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" It being the true intent and meaning of this act not to legislate slavery into any territory or state, nor to exclude it therefrom; but to leave the people thereof perfectly free to form and regulate their domestic institutions in their own way, subject... "
Kansas and Nebraska: The History, Geographical and Physical Characteristics ... - Page 210
by Edward E. Hale - 1854
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The Congressional Globe, Volume 31, Part 2

United States. Congress - Law - 1855
...fourteenth section declares that: " It is lbę true Intent and meaning of thi> act not to legiilaie slavery into any Territory or State, nor to exclude it therefrom, but 10 leave the people thereof perfe tly free to form and regulate their domestic inititutioni in tin...
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SPEECH OF HON. CHARLES SUMNER, IN THE SENATE OF THE UNITED STATES, 19th and ...

1856
...without precedent, and which has been aptly called " a stump speech in its belly," namely, "it being the true intent and meaning of this act, not to legislate...or State, nor to exclude it therefrom, but to leave the people thereof perfectly free to form and regulate their domestic institutions in their own way,...
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a history of the struggle for slavery extension or restriction in the united ...

horace greeley - 1856
...1850, (commonly called the Compromise Measures,) is hereby declared inoperative and void ; it being the true intent and meaning of this act not to legislate...or State, nor to exclude it therefrom, but to leave the people thereof perfectly free to form and regulate their domestic institutions in their own way,...
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The Crime Against Kansas: The Apologies for the Crime. The True Remedy

Charles Sumner - Kansas - 1856 - 95 pages
...without precedent, and which has been aptly called "a stump speech in its belly," namely, " it being the true intent and meaning of this act, not to legislate...State, nor to exclude it therefrom, •but to leave the people thereof perfectly free to form and regulate their domestic institutions in their own way,...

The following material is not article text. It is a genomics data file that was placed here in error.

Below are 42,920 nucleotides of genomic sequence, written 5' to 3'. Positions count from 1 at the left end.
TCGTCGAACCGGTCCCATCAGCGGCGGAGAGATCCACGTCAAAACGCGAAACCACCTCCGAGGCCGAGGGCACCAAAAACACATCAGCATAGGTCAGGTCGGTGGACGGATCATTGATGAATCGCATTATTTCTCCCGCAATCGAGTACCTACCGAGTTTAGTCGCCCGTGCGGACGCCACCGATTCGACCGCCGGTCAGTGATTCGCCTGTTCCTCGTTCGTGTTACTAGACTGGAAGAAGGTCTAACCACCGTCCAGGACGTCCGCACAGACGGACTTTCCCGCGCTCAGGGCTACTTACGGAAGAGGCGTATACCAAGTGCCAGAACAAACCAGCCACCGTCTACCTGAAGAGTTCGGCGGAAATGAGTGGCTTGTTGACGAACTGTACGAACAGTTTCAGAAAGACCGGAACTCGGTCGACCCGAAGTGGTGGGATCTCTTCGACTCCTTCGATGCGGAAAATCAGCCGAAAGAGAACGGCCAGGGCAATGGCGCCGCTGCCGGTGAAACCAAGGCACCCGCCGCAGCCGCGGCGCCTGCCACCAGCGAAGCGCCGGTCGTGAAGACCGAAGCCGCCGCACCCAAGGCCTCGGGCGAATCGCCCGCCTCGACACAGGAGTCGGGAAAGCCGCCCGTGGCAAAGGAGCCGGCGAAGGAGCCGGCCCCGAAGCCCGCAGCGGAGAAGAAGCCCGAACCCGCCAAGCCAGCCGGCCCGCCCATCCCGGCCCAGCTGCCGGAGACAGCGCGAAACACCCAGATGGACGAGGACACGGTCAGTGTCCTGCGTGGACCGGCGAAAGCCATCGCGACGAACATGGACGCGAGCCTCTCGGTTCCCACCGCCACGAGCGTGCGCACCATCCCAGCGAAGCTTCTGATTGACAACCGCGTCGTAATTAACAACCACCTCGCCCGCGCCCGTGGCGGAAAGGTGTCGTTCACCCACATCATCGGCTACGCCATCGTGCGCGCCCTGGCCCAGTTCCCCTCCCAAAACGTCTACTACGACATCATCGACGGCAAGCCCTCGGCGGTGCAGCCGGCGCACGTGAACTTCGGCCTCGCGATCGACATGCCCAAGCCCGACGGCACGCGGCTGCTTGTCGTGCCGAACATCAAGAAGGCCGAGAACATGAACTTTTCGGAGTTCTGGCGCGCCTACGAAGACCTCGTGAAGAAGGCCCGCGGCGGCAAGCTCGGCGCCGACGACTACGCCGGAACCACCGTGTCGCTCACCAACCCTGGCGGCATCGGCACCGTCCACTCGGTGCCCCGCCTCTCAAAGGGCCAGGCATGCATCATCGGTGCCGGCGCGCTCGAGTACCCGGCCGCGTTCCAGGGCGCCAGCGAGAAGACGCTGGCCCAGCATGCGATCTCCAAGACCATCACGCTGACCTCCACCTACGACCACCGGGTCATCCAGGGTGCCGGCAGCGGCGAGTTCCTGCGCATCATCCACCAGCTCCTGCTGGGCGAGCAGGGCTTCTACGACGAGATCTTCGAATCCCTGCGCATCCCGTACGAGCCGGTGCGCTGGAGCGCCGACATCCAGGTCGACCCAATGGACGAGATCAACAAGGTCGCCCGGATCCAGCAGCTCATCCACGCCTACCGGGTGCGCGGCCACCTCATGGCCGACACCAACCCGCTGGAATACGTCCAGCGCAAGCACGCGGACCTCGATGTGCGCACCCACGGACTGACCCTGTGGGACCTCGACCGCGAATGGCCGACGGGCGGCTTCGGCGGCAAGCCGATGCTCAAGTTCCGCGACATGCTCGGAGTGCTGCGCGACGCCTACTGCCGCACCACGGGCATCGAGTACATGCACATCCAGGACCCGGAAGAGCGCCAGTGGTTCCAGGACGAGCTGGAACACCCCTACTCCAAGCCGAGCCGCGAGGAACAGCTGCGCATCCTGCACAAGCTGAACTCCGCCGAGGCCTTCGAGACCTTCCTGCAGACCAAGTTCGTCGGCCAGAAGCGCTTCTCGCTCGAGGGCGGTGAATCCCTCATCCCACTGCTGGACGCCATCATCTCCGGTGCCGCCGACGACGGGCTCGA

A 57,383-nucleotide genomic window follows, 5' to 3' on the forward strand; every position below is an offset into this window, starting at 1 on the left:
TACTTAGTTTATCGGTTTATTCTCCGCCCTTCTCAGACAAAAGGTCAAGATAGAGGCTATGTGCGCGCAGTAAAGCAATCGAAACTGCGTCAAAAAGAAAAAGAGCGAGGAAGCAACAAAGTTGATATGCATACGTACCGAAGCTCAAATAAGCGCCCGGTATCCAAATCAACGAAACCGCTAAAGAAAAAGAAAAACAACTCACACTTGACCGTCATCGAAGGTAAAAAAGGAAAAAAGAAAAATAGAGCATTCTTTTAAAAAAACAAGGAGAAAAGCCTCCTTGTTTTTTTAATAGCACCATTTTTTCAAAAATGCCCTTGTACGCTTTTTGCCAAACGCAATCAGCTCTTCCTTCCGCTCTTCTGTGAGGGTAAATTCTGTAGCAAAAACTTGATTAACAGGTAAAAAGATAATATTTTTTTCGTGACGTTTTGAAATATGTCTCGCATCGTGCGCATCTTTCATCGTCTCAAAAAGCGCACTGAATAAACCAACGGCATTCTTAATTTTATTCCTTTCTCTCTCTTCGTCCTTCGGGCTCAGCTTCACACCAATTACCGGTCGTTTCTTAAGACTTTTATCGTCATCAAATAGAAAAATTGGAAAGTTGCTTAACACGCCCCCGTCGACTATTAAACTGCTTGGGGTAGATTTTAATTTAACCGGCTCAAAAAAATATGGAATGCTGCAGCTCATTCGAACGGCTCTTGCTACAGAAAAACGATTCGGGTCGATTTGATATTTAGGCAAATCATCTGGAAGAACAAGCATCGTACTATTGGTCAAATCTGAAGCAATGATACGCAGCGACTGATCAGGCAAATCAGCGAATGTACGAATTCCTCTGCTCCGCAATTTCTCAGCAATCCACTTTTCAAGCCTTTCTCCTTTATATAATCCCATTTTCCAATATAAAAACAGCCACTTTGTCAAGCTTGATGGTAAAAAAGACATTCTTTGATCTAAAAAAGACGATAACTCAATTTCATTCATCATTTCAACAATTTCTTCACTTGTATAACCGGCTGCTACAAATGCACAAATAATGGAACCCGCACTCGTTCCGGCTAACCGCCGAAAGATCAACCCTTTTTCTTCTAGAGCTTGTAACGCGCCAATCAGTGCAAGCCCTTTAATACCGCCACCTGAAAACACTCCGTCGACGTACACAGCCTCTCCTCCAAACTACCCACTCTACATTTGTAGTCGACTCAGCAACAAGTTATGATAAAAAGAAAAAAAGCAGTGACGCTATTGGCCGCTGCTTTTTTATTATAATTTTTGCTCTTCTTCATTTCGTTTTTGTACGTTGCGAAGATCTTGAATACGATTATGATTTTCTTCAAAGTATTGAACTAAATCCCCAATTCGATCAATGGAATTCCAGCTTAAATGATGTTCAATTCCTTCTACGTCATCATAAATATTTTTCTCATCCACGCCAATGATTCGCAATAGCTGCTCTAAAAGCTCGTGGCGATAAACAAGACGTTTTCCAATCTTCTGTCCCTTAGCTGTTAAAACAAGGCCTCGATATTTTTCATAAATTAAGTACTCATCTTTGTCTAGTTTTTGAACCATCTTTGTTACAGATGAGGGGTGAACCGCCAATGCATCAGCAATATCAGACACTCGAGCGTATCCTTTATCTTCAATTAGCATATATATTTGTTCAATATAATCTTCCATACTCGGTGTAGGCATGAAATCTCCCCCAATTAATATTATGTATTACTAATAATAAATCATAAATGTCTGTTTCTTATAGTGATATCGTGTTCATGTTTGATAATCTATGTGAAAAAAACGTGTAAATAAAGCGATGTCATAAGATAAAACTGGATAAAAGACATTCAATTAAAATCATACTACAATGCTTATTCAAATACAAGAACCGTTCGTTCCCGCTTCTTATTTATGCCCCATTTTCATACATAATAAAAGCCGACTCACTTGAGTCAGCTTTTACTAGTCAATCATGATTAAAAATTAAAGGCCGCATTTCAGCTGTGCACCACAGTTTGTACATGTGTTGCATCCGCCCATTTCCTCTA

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Annual Register

History - 1856
...and effect of the language of repeal were not left in doubt. It was declared, in terms, to be the ' true intent and meaning of this Act not to legislate...or State, nor to exclude it therefrom, but to leave the people thereof perfectly free to form and regulate their domestic institutions in their own way,...
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Kansas: Its Interior and Exterior Life. Including a Full View of Its ...

Sara Tappan Lawrence Robinson - Abolitionists - 1856 - 366 pages
...of our republic." In the organic act of the territory, section 14, is the following: " It being the true intent and meaning of this act not to legislate...or state, nor to exclude it therefrom, but to leave the people thereof perfectly free to form and regulate their domestic institutions in their own way,...
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Annual Register, Volume 97

Edmund Burke - History - 1856
...and effect of the language of repeal were not left in doubt. It was declared, in terms, to be the ' true intent and meaning of this Act not to legislate...or State, nor to exclude it therefrom, but to leave the people thereof perfectly free to form and regulate their domestic institutions in their own way,...
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American Slavery: A Reprint of an Article on "Uncle Tom's Cabin", of which a ...

Nassau William Senior - Slavery - 1856 - 164 pages
...precedent, and which has been aptly called " a stump speech in its belly," namely : " it being the true intent and meaning of this act, not to legislate...or State, nor to exclude it therefrom, but to leave the people thereof perfectly free to form and regulate their domestic institutions in their own way,...
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The Life of Charles Sumner: With Choice Specimens of His Eloquence, a ...

David Addison Harsha - 1856 - 329 pages
...without precedent, and which has been aptly called " a stump speech in its belly," namely, " it being the true intent and meaning of this act, not to legislate...or State, nor to exclude it therefrom, but to leave the people thereof perfectly free to form and regulate their domestic institutions in their own way,...
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Recent Speeches and Addresses [1851-1855]

Charles Sumner - Speeches, addresses, etc., American - 1856 - 697 pages
...1850, commonly called the Compromise Measures, ia hereby declared inoperative and void, it being the true intent and meaning of this Act not to legislate...State, nor to exclude it therefrom ; but to leave the people thereof perfectly free to form and regulnte their domestic institutions in their own way,...
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